DETROIT, Mich. (CBS DETROIT) – Due to the Coronavirus, there has been a ban on gambling as policymakers try to establish post COVID-19 guidelines to keep the public safe. In an article by the Detroit Free Press, plans have been released top open up Detroit’s three Casinos, based on CDC recommendations, Nevada Gaming Board guidelines, and the National Indian Gaming Commission.
While Governor Whitmer hasn’t set an opening yet, some tribal casinos have already opened as they do not fall under the state of Michigan’s jurisdiction.READ MORE: The Detroit Zoo To Host Its Final Weekend Of Family-Friendly Halloween Event 'Zoo Boo' Oct. 22-24
Changes include inside casinos will be that visitors will have their temperatures scanned. Guests who register 100.4F degrees will be turned away. All casino patrons will be required to wear masks, and quite possibly to some the biggest change is no smoking on Casino floors, but designated places would be set aside for smokers. When Michigan passed its no-smoking ban, casinos were one of the few places exempted.
Gaming board Executive Director Richard Kalm told the Detroit Free Press, “if we are attempting to limit the spread of COVID-19 exposure, we should probably limit the smoking,”.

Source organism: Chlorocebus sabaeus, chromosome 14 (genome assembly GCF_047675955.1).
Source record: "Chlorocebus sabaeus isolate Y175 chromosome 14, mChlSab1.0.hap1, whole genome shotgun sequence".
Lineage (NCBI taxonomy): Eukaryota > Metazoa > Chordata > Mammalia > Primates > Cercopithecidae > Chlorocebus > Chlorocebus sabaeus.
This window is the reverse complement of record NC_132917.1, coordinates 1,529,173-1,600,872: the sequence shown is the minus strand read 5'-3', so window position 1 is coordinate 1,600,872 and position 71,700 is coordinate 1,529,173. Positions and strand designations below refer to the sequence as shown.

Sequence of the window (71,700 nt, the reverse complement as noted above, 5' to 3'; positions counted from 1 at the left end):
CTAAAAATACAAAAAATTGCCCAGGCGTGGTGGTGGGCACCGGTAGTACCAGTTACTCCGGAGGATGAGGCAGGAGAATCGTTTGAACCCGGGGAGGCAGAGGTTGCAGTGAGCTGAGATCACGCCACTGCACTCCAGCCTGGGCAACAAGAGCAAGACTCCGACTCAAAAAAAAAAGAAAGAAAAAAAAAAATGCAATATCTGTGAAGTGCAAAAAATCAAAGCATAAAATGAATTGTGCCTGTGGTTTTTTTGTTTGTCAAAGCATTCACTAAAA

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Along with those changes, there will be no valet service, coat check, or poker rooms. The other change will require six-foot social distancing. It remains to be seen how that will be implemented among slot machines and table games like Blackjack. It is also being recommended that self serve buffets be canceled. Casino’s like Motor City have made a following with their Assembly Line Buffet.
They also propose enacting that casinos limit the total number of guests to 15% of their legal capacity. This will probably limit the number of people allowed in at any time to 1,400 to 1,500 people. Kalm said signs would be on telling patrons at the parking lot if casinos are at capacity.
According to the Free Press, casino’s paid $38 million last year in taxes to the City of Detroit. This loss in revenue has made a heavy impact on Detroit’s budget.
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